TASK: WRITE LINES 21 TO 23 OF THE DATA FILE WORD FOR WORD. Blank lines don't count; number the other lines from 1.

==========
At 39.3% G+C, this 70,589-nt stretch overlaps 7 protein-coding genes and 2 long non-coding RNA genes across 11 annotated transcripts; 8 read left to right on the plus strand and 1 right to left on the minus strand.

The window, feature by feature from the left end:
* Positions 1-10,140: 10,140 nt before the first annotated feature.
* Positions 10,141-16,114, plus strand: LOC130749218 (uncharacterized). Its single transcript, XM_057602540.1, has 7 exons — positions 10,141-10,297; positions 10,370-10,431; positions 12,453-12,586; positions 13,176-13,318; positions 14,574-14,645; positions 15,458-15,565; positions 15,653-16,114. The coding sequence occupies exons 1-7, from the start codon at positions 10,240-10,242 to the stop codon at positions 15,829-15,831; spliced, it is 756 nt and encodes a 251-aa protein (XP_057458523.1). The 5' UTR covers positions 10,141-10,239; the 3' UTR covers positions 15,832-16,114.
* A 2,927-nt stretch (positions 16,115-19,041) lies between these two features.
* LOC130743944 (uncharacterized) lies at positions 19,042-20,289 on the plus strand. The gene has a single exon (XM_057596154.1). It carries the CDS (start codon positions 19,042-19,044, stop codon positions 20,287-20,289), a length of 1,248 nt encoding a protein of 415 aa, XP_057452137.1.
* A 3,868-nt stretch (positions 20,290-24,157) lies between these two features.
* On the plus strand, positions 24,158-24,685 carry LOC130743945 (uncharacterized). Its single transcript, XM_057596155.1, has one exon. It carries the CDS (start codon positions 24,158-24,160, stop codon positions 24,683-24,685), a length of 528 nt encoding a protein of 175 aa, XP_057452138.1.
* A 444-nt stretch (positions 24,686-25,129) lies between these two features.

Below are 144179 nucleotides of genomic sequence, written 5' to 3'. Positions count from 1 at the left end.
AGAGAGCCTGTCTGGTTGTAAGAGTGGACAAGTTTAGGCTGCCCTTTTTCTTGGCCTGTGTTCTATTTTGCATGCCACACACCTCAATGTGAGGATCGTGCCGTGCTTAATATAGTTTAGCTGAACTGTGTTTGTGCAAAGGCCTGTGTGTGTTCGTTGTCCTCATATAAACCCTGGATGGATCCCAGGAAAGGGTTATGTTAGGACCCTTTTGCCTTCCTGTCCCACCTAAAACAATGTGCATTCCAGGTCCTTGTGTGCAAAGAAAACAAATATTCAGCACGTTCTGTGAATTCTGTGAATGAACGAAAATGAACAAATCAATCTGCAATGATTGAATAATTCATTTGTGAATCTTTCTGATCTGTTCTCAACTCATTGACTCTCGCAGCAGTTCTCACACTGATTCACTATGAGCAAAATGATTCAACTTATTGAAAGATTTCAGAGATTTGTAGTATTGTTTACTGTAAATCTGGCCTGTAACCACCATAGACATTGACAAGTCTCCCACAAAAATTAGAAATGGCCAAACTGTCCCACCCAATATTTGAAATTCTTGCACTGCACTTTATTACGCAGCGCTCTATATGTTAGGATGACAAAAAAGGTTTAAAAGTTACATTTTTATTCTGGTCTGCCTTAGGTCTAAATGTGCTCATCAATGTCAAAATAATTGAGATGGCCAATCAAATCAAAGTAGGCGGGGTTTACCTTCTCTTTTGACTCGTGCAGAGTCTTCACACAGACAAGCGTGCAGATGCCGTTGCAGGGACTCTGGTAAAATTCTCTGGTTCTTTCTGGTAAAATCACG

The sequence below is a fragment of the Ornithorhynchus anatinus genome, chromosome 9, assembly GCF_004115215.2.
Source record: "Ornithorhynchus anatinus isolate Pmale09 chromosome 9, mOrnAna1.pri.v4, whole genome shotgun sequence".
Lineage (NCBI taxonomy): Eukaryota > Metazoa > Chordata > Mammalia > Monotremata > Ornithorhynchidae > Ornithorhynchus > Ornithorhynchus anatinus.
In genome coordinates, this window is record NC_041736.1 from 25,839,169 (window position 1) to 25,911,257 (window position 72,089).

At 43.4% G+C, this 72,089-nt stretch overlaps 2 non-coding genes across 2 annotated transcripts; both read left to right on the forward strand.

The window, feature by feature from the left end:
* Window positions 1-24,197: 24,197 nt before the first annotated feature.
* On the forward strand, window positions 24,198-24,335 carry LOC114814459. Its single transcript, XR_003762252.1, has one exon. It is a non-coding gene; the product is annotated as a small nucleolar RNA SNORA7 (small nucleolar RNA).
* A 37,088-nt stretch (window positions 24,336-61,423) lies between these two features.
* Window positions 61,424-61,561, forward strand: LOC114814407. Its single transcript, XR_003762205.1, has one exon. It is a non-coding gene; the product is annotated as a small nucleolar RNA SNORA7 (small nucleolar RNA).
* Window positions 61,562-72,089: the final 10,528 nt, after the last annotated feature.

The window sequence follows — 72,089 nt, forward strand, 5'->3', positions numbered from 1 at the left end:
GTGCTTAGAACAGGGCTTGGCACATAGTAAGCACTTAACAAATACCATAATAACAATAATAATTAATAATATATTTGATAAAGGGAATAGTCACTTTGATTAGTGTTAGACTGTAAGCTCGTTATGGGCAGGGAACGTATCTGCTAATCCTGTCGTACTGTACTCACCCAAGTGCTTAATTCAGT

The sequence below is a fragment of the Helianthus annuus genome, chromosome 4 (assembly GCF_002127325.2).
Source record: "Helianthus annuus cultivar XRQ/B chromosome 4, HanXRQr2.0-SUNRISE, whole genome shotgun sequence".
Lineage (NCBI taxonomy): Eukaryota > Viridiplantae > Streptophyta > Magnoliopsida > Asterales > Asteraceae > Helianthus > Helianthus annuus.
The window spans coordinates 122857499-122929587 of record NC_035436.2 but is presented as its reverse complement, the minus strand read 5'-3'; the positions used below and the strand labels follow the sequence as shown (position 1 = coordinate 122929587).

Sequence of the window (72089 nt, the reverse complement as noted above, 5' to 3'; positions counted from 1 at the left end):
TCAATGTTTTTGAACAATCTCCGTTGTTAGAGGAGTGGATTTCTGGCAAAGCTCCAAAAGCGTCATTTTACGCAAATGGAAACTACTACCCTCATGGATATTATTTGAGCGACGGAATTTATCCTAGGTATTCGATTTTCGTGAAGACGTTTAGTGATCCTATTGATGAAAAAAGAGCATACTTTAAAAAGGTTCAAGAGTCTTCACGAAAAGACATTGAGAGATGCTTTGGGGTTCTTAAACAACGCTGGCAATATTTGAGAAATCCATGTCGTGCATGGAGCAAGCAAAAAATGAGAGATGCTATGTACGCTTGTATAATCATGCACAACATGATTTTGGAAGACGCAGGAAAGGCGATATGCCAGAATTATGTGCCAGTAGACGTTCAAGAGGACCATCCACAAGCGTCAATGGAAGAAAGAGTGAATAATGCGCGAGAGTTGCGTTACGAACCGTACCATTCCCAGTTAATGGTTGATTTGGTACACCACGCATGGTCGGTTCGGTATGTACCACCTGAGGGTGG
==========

* Window positions 61,424-61,561, forward strand: LOC114814407. Its single transcript, XR_003762205.1, has one exon. It is a non-coding gene; the product is annotated as a small nucleolar RNA SNORA7 (small nucleolar RNA).
* Window positions 61,562-72,089: the final 10,528 nt, after the last annotated feature.

The window sequence follows — 72,089 nt, forward strand, 5'->3', positions numbered from 1 at the left end: